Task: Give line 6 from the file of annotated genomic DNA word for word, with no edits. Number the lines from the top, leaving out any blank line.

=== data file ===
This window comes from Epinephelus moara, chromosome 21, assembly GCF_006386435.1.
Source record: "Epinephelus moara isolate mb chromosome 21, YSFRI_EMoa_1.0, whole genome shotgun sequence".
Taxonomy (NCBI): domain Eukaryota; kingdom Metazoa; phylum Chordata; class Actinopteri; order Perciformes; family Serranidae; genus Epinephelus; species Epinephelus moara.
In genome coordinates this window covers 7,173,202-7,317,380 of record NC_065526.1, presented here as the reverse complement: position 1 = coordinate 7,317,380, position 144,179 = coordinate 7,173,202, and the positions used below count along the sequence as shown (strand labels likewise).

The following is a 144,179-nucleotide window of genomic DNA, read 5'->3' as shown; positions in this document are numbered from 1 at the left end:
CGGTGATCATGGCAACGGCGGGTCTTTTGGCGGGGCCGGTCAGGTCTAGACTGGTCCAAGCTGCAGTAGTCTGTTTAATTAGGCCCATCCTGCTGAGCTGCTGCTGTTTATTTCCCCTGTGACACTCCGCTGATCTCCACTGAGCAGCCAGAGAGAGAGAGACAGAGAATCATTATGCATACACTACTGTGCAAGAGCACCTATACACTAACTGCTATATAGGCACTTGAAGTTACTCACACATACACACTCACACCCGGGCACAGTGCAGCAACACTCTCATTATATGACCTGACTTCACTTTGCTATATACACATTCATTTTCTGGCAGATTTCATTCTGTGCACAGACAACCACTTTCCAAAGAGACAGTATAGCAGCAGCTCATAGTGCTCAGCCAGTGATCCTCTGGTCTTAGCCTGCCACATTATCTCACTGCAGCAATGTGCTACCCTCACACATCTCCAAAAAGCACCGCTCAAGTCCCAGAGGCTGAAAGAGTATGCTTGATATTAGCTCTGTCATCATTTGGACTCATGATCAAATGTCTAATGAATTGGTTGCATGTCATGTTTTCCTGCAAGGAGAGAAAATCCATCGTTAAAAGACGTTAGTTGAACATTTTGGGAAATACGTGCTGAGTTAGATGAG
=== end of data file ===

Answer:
CGGTGATCATGGCAACGGCGGGTCTTTTGGCGGGGCCGGTCAGGTCTAGACTGGTCCAAGCTGCAGTAGTCTGTTTAATTAGGCCCATCCTGCTGAGCTGCTGCTGTTTATTTCCCCTGTGACACTCCGCTGATCTCCACTGAGCAGCCAGAGAGAGAGAGACAGAGAATCATTATGCATACACTACTGTGCAAGAGCACCTATACACTAACTGCTATATAGGCACTTGAAGTTACTCACACATACACACTCACACCCGGGCACAGTGCAGCAACACTCTCATTATATGACCTGACTTCACTTTGCTATATACACATTCATTTTCTGGCAGATTTCATTCTGTGCACAGACAACCACTTTCCAAAGAGACAGTATAGCAGCAGCTCATAGTGCTCAGCCAGTGATCCTCTGGTCTTAGCCTGCCACATTATCTCACTGCAGCAATGTGCTACCCTCACACATCTCCAAAAAGCACCGCTCAAGTCCCAGAGGCTGAAAGAGTATGCTTGATATTAGCTCTGTCATCATTTGGACTCATGATCAAATGTCTAATGAATTGGTTGCATGTCATGTTTTCCTGCAAGGAGAGAAAATCCATCGTTAAAAGACGTTAGTTGAACATTTTGGGAAATACGTGCTGAGTTAGATGAG